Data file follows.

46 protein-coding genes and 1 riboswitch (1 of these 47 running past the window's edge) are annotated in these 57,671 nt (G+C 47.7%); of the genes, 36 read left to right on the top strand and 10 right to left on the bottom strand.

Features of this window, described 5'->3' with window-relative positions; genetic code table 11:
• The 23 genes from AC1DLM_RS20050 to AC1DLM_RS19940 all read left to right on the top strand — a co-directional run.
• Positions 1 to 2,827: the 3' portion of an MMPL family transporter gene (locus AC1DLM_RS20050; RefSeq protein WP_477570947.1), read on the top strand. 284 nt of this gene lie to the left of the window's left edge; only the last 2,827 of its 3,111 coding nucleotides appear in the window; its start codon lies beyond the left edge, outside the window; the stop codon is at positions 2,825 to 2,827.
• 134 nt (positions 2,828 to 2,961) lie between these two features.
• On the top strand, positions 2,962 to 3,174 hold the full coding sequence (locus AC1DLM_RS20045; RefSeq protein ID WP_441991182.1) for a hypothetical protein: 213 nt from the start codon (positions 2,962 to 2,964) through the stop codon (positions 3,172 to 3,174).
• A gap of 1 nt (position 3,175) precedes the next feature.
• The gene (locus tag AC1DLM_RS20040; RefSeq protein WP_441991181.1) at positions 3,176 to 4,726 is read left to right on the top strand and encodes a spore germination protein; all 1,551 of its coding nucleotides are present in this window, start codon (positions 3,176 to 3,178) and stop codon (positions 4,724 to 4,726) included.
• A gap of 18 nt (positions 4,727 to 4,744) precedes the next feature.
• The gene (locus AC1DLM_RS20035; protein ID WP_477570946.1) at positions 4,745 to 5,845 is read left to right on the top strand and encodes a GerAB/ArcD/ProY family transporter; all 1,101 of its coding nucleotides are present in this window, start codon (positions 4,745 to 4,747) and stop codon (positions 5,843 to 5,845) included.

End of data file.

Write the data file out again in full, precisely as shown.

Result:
46 protein-coding genes and 1 riboswitch (1 of these 47 running past the window's edge) are annotated in these 57,671 nt (G+C 47.7%); of the genes, 36 read left to right on the top strand and 10 right to left on the bottom strand.

Features of this window, described 5'->3' with window-relative positions; genetic code table 11:
• The 23 genes from AC1DLM_RS20050 to AC1DLM_RS19940 all read left to right on the top strand — a co-directional run.
• Positions 1 to 2,827: the 3' portion of an MMPL family transporter gene (locus AC1DLM_RS20050; RefSeq protein WP_477570947.1), read on the top strand. 284 nt of this gene lie to the left of the window's left edge; only the last 2,827 of its 3,111 coding nucleotides appear in the window; its start codon lies beyond the left edge, outside the window; the stop codon is at positions 2,825 to 2,827.
• 134 nt (positions 2,828 to 2,961) lie between these two features.
• On the top strand, positions 2,962 to 3,174 hold the full coding sequence (locus AC1DLM_RS20045; RefSeq protein ID WP_441991182.1) for a hypothetical protein: 213 nt from the start codon (positions 2,962 to 2,964) through the stop codon (positions 3,172 to 3,174).
• A gap of 1 nt (position 3,175) precedes the next feature.
• The gene (locus tag AC1DLM_RS20040; RefSeq protein WP_441991181.1) at positions 3,176 to 4,726 is read left to right on the top strand and encodes a spore germination protein; all 1,551 of its coding nucleotides are present in this window, start codon (positions 3,176 to 3,178) and stop codon (positions 4,724 to 4,726) included.
• A gap of 18 nt (positions 4,727 to 4,744) precedes the next feature.
• The gene (locus AC1DLM_RS20035; protein ID WP_477570946.1) at positions 4,745 to 5,845 is read left to right on the top strand and encodes a GerAB/ArcD/ProY family transporter; all 1,101 of its coding nucleotides are present in this window, start codon (positions 4,745 to 4,747) and stop codon (positions 5,843 to 5,845) included.